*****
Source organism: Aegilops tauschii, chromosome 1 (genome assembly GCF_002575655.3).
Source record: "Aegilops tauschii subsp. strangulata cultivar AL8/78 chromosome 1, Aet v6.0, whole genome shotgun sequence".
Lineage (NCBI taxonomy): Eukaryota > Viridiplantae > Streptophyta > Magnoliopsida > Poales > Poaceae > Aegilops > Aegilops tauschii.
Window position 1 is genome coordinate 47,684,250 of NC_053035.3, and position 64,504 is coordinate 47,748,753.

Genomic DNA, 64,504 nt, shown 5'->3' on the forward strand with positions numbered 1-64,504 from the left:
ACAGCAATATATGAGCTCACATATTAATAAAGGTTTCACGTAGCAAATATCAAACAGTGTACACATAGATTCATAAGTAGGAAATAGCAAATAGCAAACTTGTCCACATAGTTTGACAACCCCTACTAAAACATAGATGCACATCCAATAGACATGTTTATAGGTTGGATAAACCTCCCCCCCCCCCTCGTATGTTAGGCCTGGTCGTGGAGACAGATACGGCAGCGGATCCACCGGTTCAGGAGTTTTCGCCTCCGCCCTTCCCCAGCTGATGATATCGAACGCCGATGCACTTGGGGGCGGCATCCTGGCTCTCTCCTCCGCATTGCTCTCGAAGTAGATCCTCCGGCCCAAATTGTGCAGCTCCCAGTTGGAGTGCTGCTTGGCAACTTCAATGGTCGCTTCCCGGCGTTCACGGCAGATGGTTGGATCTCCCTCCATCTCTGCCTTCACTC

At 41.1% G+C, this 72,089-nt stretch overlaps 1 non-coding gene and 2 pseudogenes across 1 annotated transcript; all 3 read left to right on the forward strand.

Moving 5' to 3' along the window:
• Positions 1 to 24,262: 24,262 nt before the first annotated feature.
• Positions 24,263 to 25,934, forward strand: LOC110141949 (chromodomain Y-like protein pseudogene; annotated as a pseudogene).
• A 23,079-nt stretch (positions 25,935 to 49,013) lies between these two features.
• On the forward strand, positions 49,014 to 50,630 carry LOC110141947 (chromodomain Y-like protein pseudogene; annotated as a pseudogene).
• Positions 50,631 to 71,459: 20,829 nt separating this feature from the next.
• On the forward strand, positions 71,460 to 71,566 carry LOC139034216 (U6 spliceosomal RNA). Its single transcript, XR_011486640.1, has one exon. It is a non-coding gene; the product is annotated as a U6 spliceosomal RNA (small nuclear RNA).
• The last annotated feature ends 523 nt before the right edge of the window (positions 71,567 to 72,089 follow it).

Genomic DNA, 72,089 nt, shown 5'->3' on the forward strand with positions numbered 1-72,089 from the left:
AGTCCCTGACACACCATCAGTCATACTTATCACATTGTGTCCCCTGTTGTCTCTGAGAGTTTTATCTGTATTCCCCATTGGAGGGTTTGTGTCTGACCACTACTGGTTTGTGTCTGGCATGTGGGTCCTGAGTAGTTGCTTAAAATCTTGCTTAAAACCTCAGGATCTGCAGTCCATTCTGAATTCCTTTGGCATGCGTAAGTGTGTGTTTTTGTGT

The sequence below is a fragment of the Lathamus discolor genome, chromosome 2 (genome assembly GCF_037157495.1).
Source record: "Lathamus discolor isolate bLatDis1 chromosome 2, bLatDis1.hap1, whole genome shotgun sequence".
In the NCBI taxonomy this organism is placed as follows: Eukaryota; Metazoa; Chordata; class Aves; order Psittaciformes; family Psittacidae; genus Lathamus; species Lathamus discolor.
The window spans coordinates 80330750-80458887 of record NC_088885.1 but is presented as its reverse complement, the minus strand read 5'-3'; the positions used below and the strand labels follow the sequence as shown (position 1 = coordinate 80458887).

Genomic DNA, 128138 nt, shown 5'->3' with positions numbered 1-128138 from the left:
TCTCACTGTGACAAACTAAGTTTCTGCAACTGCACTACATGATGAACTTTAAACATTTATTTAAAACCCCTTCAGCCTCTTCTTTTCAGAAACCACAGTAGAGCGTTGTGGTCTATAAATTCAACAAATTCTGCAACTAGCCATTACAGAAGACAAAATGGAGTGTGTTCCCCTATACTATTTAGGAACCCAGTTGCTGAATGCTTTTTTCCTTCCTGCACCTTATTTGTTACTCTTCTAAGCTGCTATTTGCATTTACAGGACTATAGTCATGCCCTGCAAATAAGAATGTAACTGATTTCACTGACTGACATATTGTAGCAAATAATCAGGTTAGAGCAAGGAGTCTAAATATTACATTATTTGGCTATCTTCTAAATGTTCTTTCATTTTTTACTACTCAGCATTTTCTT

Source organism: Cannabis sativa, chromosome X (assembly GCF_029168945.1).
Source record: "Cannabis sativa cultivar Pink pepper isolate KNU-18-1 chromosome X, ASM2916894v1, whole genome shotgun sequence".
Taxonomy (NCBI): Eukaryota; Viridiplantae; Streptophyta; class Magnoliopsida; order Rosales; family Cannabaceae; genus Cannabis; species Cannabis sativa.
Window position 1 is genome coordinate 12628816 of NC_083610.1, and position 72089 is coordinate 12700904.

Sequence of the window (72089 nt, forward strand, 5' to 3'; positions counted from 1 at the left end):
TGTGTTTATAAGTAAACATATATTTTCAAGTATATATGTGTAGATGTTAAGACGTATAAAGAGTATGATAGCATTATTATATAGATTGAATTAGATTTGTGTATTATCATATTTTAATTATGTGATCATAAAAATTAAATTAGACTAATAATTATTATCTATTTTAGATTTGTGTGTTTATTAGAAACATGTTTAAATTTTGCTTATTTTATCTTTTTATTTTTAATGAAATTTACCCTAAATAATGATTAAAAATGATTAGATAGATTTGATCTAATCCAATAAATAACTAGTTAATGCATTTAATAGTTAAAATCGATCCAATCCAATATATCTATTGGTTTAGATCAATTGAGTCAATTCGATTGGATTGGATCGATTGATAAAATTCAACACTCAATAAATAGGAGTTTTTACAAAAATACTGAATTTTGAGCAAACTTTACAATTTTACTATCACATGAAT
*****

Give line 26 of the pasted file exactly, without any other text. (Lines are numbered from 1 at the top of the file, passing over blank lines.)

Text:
Taxonomy (NCBI): Eukaryota; Viridiplantae; Streptophyta; class Magnoliopsida; order Rosales; family Cannabaceae; genus Cannabis; species Cannabis sativa.